As per recent reports, a top banking regulator warned that the $1 trillion auto loan industry is gradually getting pretty dangerous in 2016. There is unprecedented growth in auto loans, shrinking values of cars, and a sharp rise in auto loan delinquencies, as per the Office of the Comptroller of the Currency. The banking watchdog also emphasize the cut-throat competition within the banks which finally led them to make the underwriting standards more lenient than before.
Risks in auto lending keep growing and the OCC stated in its annual report mentioning the details of the key risks that are faced by the US banks. Neither did the OCC call out the names of specific banks which are threatened by auto loan lending issues nor did they mention that this issue might pose to be a great risk to the financial system at large. Nevertheless, the report echoes certain concerns which have been raised by others regarding car loans, particularly the subprime or the low-quality ones. Jamie Dimon, JP Morgan Chase boss recently opined in an industry conference that auto lending looks stretched despite the banks being careful about issuing them.
Soaring delinquencies on car loans
Earlier in 2016, Fitch Rating pointed out the fact that the rate of delinquent subprime auto loans has reached its highest level since 1996. The volume of auto loans recently exceeded $1 trillion, a figure that is up by more than 45% from the latter half of 2009. What is the reason behind this statistic? Well, Americans are seen to have to buy a large number of cars, with sales hitting a record high level since 2015. Since cars have become more expensive, the loan amounts are also bigger and the defaults too. Wells Fargo and Ally Financial are 2 of the largest providers of auto loans in America.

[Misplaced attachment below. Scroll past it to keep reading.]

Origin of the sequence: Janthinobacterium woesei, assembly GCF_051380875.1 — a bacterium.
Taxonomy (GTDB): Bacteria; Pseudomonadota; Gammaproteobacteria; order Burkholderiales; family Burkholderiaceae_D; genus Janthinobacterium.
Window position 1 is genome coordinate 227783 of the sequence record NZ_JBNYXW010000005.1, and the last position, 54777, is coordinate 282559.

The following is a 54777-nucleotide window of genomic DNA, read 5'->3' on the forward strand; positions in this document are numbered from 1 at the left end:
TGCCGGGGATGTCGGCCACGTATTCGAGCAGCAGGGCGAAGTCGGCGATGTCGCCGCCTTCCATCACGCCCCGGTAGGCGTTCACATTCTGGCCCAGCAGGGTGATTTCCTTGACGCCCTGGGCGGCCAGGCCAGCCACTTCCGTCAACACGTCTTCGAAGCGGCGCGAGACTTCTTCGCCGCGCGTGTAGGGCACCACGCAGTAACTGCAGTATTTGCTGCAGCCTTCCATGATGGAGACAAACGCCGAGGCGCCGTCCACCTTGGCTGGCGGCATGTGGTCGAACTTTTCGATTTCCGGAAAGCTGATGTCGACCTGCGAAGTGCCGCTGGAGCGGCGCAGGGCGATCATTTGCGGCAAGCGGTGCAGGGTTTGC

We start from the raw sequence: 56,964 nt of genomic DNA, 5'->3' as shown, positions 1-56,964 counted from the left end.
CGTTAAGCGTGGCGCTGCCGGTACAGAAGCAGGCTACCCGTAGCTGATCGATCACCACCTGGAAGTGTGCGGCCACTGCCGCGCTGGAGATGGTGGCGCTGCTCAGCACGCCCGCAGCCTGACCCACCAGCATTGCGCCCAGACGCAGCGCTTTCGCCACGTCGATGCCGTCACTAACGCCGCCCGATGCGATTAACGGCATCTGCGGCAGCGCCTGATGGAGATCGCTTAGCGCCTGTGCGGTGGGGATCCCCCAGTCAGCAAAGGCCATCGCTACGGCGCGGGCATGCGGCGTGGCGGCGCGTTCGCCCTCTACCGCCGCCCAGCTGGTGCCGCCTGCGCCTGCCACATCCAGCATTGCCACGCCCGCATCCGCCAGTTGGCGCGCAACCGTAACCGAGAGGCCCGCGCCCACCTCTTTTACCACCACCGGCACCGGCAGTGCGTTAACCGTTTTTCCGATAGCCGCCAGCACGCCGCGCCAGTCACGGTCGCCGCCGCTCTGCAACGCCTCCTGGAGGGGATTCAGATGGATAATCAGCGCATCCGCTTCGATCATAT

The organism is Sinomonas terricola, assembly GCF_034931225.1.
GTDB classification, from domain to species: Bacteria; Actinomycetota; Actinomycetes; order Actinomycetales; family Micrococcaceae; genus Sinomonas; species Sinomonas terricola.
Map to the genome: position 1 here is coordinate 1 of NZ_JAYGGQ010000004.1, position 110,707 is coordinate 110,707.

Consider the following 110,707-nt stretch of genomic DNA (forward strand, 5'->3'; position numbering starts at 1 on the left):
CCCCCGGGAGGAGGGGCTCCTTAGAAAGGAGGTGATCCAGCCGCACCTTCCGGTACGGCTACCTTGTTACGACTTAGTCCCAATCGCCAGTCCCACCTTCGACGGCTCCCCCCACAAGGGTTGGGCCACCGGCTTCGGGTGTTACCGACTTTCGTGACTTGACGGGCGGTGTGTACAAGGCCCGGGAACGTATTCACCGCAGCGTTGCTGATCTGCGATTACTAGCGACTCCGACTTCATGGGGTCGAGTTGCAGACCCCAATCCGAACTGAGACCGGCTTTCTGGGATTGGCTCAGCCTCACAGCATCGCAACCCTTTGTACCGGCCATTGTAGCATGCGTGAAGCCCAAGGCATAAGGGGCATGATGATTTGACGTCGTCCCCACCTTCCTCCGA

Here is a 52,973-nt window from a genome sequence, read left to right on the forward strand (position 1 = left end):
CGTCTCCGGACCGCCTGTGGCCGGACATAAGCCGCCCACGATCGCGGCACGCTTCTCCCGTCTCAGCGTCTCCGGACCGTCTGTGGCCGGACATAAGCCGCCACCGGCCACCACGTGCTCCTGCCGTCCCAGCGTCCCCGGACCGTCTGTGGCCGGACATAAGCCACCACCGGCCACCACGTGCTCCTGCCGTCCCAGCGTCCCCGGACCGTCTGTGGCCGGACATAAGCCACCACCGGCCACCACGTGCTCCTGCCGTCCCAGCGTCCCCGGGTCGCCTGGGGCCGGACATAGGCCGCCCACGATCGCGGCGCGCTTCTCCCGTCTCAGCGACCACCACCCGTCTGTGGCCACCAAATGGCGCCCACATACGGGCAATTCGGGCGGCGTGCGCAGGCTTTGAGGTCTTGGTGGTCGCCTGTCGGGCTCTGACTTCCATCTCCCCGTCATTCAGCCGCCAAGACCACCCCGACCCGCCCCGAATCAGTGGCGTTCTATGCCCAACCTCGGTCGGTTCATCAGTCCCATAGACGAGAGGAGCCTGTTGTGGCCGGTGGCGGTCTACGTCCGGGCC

The OCC warned that the banks may face bigger losses from sub-prime auto loans and they may require setting aside enough money to cushion themselves against those losses. Some risk management practices of lenders have not kept pace with the increasing risk and growth in portfolios. There is too much indirect auto lending where banks offer cash to dealers to lend to people who are about to buy cars and this is yet another risky area that can watch out for ‘significant fair lending risk’.
Comptroller of the Currency Thomas Curry had once again raised the red flag previously about auto loan ending warning the lenders that some activity in auto lending reminded him of what took place in mortgage-backed securities in the run-up for the crisis. Auto lending has recently seen a sharp rise than before due to the lower interest rates, strong consumer demand, and cheap gasoline prices. During the financial crisis too, the auto loans performed relatively well and market watchers interpreted this as the sign that the car loans are safe enough as cash-strapped people too had to pay for transportation costs. Auto lenders also have a simple time collecting collateral on a defaulting auto loan by repossessing the car just as they do foreclose on a house that is covered by a bad mortgage loan.
So, it is important to remember that auto loans don’t seem to pose the systemic risk which mortgage loans did before they started facing the Wall Street meltdown in 2008. Overall, auto loans make up a smaller universe of lending as compared to mortgages. Banks too are even pretty stronger to deal with any possible losses due to auto loan defaults.